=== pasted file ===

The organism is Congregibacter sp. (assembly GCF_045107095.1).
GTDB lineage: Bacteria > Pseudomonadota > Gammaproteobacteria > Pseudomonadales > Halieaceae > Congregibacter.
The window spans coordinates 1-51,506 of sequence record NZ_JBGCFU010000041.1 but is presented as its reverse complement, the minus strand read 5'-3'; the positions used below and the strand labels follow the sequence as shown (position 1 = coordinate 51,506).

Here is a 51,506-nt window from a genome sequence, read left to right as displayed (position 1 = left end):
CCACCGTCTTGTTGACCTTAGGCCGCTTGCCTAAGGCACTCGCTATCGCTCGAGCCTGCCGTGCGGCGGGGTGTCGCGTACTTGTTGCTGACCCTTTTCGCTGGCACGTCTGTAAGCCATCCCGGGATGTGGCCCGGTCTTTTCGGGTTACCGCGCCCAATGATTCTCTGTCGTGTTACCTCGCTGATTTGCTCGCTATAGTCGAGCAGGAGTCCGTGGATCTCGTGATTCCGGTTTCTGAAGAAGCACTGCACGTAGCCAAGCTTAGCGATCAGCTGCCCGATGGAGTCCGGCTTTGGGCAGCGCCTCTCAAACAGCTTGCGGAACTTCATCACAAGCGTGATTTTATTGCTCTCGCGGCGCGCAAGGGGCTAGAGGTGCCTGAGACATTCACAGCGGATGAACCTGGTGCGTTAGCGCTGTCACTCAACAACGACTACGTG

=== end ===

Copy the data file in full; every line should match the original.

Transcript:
The organism is Congregibacter sp. (assembly GCF_045107095.1).
GTDB lineage: Bacteria > Pseudomonadota > Gammaproteobacteria > Pseudomonadales > Halieaceae > Congregibacter.
The window spans coordinates 1-51,506 of sequence record NZ_JBGCFU010000041.1 but is presented as its reverse complement, the minus strand read 5'-3'; the positions used below and the strand labels follow the sequence as shown (position 1 = coordinate 51,506).

Here is a 51,506-nt window from a genome sequence, read left to right as displayed (position 1 = left end):
CCACCGTCTTGTTGACCTTAGGCCGCTTGCCTAAGGCACTCGCTATCGCTCGAGCCTGCCGTGCGGCGGGGTGTCGCGTACTTGTTGCTGACCCTTTTCGCTGGCACGTCTGTAAGCCATCCCGGGATGTGGCCCGGTCTTTTCGGGTTACCGCGCCCAATGATTCTCTGTCGTGTTACCTCGCTGATTTGCTCGCTATAGTCGAGCAGGAGTCCGTGGATCTCGTGATTCCGGTTTCTGAAGAAGCACTGCACGTAGCCAAGCTTAGCGATCAGCTGCCCGATGGAGTCCGGCTTTGGGCAGCGCCTCTCAAACAGCTTGCGGAACTTCATCACAAGCGTGATTTTATTGCTCTCGCGGCGCGCAAGGGGCTAGAGGTGCCTGAGACATTCACAGCGGATGAACCTGGTGCGTTAGCGCTGTCACTCAACAACGACTACGTG